Optical wireless networks realized by means of gigabit optical wireless communication (OWC) systems are becoming, in a variety of applications, an important alternative, or a complementary solution, to their fiber-based counterparts. However, performance of the OWC systems can be considerably degraded in periods of unfavorable weather conditions, such as heavy fog, which temporarily reduce the effective capacity of the network. In this paper, we focus on optical wireless mesh networks that use terrestrial links (called FSO – free-space optical – links) composed of several parallel full-duplex FSO systems, and present two complementary solutions that together provide a means to maximize network traffic performance in various weather conditions encountered during network operation. The first solution is a method for estimating the degradation of the effective FSO link capacity in adverse weather conditions such as fog, rain and snow (called the weather states in this paper). The second solution is an optimization model aiming at maximizing the network traffic throughput for a given list of weather states, derived from the conducted measurements. The model assumes the so-called affine flow thinning (AFT) traffic routing and protection mechanism capable of controlling the end-to-end traffic flows in response to fluctuations of capacity available on FSO links caused by changing weather conditions. The proposed link capacity modeling approach and the elaborated optimization model are verified through an exhaustive numerical study, illustrating the trade-off between the increase of traffic performance of the FSO networks and the corresponding cost of additional OWC systems.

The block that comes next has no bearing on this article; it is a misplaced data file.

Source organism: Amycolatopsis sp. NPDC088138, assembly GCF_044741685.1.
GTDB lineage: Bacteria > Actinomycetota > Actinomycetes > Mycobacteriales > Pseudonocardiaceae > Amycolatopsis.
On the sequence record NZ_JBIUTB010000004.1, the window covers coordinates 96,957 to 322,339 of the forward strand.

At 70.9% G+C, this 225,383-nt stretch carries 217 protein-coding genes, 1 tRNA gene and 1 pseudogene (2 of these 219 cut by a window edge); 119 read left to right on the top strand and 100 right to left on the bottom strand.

|Status||Published - 2021|